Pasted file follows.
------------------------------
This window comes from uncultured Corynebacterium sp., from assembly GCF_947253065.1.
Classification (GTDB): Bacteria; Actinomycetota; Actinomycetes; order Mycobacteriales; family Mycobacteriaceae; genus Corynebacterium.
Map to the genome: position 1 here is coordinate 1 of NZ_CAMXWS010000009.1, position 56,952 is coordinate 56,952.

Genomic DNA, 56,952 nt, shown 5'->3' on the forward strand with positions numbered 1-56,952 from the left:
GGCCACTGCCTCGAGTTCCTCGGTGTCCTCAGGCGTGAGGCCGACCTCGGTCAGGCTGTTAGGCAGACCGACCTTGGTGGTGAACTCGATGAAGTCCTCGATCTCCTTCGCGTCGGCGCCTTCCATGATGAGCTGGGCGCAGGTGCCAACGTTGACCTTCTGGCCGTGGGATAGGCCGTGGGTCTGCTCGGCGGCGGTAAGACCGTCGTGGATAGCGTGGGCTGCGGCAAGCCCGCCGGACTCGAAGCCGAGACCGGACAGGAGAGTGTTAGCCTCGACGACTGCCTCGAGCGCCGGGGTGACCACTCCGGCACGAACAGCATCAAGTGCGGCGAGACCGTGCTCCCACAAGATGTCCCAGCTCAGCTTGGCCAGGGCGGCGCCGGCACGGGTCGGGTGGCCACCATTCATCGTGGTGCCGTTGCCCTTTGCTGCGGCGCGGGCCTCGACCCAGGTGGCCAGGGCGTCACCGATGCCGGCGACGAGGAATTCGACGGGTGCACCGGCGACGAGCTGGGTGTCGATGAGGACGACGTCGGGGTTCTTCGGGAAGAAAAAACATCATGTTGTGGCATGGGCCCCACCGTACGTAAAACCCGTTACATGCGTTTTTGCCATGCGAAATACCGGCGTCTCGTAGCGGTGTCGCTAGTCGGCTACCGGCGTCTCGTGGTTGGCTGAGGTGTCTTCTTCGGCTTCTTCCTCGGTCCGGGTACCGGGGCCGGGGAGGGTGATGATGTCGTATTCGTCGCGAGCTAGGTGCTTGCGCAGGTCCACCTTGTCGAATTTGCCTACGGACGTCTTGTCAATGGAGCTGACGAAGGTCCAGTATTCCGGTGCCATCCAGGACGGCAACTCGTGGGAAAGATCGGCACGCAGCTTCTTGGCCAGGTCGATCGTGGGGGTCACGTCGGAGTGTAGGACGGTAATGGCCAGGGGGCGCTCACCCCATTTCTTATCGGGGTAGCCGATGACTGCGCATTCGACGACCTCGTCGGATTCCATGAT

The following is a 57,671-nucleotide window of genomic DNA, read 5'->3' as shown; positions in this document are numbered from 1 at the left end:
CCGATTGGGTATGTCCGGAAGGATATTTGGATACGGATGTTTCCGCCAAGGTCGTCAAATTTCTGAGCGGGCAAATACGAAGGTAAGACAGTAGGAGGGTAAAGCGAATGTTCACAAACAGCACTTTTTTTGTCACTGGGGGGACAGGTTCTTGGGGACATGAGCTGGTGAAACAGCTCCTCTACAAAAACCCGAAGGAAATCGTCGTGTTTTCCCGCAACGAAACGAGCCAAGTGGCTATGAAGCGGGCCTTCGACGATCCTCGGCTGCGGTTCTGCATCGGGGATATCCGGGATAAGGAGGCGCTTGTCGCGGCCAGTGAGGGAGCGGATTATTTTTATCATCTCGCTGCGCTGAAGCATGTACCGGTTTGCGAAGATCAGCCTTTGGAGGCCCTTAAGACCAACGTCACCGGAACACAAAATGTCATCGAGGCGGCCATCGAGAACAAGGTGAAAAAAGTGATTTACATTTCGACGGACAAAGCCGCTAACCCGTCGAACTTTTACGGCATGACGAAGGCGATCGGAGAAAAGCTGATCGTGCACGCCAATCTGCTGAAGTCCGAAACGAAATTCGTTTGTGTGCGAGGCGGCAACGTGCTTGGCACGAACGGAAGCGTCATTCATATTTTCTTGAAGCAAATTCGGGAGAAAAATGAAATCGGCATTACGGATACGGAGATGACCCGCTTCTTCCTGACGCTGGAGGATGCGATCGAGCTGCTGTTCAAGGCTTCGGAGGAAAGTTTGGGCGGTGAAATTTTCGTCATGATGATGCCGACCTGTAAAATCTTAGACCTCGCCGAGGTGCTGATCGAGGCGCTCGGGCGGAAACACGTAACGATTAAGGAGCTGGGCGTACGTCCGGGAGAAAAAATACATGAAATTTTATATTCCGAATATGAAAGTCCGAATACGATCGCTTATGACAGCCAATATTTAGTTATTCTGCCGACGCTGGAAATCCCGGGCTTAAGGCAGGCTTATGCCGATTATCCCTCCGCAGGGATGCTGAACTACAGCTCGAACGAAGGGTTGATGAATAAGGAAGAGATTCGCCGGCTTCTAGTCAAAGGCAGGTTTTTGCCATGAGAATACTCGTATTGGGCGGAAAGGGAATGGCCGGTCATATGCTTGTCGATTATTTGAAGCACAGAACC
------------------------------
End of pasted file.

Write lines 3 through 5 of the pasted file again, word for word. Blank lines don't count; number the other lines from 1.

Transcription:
Map to the genome: position 1 here is coordinate 1 of NZ_CAMXWS010000009.1, position 56,952 is coordinate 56,952.

Genomic DNA, 56,952 nt, shown 5'->3' on the forward strand with positions numbered 1-56,952 from the left:
GGCCACTGCCTCGAGTTCCTCGGTGTCCTCAGGCGTGAGGCCGACCTCGGTCAGGCTGTTAGGCAGACCGACCTTGGTGGTGAACTCGATGAAGTCCTCGATCTCCTTCGCGTCGGCGCCTTCCATGATGAGCTGGGCGCAGGTGCCAACGTTGACCTTCTGGCCGTGGGATAGGCCGTGGGTCTGCTCGGCGGCGGTAAGACCGTCGTGGATAGCGTGGGCTGCGGCAAGCCCGCCGGACTCGAAGCCGAGACCGGACAGGAGAGTGTTAGCCTCGACGACTGCCTCGAGCGCCGGGGTGACCACTCCGGCACGAACAGCATCAAGTGCGGCGAGACCGTGCTCCCACAAGATGTCCCAGCTCAGCTTGGCCAGGGCGGCGCCGGCACGGGTCGGGTGGCCACCATTCATCGTGGTGCCGTTGCCCTTTGCTGCGGCGCGGGCCTCGACCCAGGTGGCCAGGGCGTCACCGATGCCGGCGACGAGGAATTCGACGGGTGCACCGGCGACGAGCTGGGTGTCGATGAGGACGACGTCGGGGTTCTTCGGGAAGAAAAAACATCATGTTGTGGCATGGGCCCCACCGTACGTAAAACCCGTTACATGCGTTTTTGCCATGCGAAATACCGGCGTCTCGTAGCGGTGTCGCTAGTCGGCTACCGGCGTCTCGTGGTTGGCTGAGGTGTCTTCTTCGGCTTCTTCCTCGGTCCGGGTACCGGGGCCGGGGAGGGTGATGATGTCGTATTCGTCGCGAGCTAGGTGCTTGCGCAGGTCCACCTTGTCGAATTTGCCTACGGACGTCTTGTCAATGGAGCTGACGAAGGTCCAGTATTCCGGTGCCATCCAGGACGGCAACTCGTGGGAAAGATCGGCACGCAGCTTCTTGGCCAGGTCGATCGTGGGGGTCACGTCGGAGTGTAGGACGGTAATGGCCAGGGGGCGCTCACCCCATTTCTTATCGGGGTAGCCGATGACTGCGCATTCGACGACCTCGTCGGATTCCATGAT